Route from Spring Creek Pass to UN 13510A. The return was via the Colorado Trail across Snow Mesa

The long trudge on the Colorado Trail across Snow Mesa was followed by a descent into the trees and back to Spring Creek Pass. Now on to the next peak: UN 13490 in the Sangre de Cristos near Villa Grove. I had planned to climb UN 13490 in October 2018, but the weather was uncooperative and the climb got postponed.

From the west, there are two obvious approaches to UN 13490: Cotton Creek and Wild Cherry Creek. I decided to take Wild Cherry Creek because I'd hiked the Cotton Creek Trail in 2016. I set up camp at the Wild Cherry Creek trailhead and cooked dinner. The trailhead is at only 8500', so the heat was oppressive until well after dark. The mosquitoes were quite a nuisance, too. Summits in the Sangre de Cristos with a western approach would be good ones to save for September and October.

Thursday, August 1, 2019. I got up early and began hiking up the trail in the dark. The trail climbed at a very steady grade, which made it easy to get into an efficient breathing pattern and it was over an hour before I stopped for a short break.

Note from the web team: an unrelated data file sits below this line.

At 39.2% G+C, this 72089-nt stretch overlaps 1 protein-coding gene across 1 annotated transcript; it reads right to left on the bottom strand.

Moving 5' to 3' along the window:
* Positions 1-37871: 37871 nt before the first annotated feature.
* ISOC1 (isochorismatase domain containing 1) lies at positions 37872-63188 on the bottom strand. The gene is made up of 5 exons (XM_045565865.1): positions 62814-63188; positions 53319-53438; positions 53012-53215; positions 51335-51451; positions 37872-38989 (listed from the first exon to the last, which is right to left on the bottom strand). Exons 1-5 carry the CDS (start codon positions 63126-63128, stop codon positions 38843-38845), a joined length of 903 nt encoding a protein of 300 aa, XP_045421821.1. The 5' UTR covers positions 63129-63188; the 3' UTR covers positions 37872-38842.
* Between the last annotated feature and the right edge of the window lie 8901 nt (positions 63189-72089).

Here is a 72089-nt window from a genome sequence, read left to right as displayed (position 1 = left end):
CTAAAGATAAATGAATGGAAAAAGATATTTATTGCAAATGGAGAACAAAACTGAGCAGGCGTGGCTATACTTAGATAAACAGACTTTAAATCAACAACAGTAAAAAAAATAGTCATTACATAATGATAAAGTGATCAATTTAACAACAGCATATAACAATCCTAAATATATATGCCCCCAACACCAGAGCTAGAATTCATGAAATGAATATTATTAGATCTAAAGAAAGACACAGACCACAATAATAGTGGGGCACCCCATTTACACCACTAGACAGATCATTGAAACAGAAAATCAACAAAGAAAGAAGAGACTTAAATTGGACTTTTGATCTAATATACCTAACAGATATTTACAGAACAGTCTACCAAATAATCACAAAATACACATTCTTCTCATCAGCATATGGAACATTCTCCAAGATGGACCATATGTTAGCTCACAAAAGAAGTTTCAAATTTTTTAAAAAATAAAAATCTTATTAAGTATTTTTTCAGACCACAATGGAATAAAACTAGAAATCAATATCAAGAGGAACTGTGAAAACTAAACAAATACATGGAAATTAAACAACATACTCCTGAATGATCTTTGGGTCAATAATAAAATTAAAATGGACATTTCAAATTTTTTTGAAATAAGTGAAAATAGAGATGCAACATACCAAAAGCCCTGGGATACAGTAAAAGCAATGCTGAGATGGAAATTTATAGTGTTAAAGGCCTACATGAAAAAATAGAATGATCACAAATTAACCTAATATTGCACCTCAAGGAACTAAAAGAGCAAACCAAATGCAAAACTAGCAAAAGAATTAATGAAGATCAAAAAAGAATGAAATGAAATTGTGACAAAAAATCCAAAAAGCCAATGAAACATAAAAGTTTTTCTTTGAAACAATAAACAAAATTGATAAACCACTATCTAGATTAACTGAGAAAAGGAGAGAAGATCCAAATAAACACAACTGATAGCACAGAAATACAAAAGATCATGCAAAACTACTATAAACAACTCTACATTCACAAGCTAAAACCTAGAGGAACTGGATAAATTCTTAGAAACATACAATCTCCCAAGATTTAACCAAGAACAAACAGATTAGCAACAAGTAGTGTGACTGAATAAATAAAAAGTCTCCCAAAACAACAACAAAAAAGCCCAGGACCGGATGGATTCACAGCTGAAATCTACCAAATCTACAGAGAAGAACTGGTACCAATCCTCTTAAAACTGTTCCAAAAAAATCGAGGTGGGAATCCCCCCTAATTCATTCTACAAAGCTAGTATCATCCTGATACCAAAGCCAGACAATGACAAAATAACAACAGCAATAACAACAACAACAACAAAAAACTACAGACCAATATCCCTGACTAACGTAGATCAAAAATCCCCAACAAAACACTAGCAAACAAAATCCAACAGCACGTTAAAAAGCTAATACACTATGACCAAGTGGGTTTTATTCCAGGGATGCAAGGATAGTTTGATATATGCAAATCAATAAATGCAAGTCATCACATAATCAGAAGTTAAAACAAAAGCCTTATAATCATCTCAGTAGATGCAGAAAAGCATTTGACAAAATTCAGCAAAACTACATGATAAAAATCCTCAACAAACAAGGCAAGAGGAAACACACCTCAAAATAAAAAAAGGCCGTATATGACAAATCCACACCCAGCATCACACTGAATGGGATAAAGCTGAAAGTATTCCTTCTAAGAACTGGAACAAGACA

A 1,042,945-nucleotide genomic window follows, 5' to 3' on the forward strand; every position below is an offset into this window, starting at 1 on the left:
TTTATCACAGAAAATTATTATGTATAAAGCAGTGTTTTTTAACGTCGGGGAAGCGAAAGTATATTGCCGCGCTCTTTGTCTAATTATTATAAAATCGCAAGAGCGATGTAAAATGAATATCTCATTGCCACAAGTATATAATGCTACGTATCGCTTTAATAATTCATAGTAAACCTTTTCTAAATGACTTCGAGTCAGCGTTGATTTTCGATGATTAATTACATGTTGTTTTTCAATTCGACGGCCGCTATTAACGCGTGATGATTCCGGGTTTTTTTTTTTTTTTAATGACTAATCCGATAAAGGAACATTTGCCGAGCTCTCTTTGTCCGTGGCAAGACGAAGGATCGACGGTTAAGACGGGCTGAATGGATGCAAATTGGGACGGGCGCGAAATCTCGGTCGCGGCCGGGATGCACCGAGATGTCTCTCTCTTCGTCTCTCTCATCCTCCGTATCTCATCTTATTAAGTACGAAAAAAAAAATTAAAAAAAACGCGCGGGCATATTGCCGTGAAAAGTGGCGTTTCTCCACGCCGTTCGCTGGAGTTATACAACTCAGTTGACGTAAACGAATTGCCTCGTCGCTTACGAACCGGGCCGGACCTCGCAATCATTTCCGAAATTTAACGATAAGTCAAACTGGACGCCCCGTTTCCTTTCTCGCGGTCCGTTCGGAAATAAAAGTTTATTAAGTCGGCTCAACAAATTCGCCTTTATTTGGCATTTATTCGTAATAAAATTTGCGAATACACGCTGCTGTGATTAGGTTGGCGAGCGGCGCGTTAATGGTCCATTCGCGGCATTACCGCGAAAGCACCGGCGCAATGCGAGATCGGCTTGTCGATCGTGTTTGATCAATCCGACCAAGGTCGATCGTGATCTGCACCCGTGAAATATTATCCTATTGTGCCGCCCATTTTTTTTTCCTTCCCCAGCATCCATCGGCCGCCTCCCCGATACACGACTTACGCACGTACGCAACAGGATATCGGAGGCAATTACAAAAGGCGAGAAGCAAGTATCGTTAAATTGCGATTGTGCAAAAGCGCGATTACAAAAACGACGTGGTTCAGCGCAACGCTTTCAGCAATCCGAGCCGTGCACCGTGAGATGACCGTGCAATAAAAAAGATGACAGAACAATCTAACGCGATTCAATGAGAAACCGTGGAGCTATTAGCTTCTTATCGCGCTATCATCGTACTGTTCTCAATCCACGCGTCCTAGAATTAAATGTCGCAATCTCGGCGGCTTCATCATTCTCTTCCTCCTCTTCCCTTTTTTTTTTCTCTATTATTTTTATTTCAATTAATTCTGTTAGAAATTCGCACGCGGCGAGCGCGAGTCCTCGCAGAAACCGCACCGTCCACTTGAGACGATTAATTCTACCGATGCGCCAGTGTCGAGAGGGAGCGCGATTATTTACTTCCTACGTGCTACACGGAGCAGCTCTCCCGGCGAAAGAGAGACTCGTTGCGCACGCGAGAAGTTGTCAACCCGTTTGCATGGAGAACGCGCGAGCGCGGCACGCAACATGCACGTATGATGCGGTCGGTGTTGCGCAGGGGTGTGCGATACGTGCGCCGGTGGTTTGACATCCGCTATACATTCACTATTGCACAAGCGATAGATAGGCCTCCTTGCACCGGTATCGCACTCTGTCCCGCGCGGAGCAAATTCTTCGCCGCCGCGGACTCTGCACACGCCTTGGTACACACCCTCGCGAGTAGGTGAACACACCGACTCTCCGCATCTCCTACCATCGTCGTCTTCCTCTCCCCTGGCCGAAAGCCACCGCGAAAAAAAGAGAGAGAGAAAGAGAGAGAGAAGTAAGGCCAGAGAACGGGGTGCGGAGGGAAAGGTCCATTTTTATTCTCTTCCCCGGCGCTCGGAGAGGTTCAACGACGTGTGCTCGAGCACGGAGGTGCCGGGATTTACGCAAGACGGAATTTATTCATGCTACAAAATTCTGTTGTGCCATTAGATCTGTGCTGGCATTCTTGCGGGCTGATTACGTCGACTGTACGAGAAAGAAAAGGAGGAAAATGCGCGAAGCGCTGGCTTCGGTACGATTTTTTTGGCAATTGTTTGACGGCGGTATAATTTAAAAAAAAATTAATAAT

The Wild Cherry Creek Trail mostly ascends through a forest of aspens. The trail had been recently cleared of downed trees, for which I was grateful.

Near timberline, Mt. Owen (13,340') comes into view

The Wild Cherry Creek Trail ends at Cherry Lake (center)

A closer look at Cherry Lake

From the trail's end at Cherry Lake, I aimed toward the Mt. Owen - UN 13490 saddle. Plenty of willows conspired to impede my progress, and at times it was challenging to find the path of least resistance.

The Mt. Owen - UN 13490 saddle, with part of UN 13490 visible above it. UN 13490's true summit is out-of-sight to the left

A look back at Cherry Lake with the San Luis Valley in the distance as seen from a few hundred feet below the Mt. Owen - UN 13490 saddle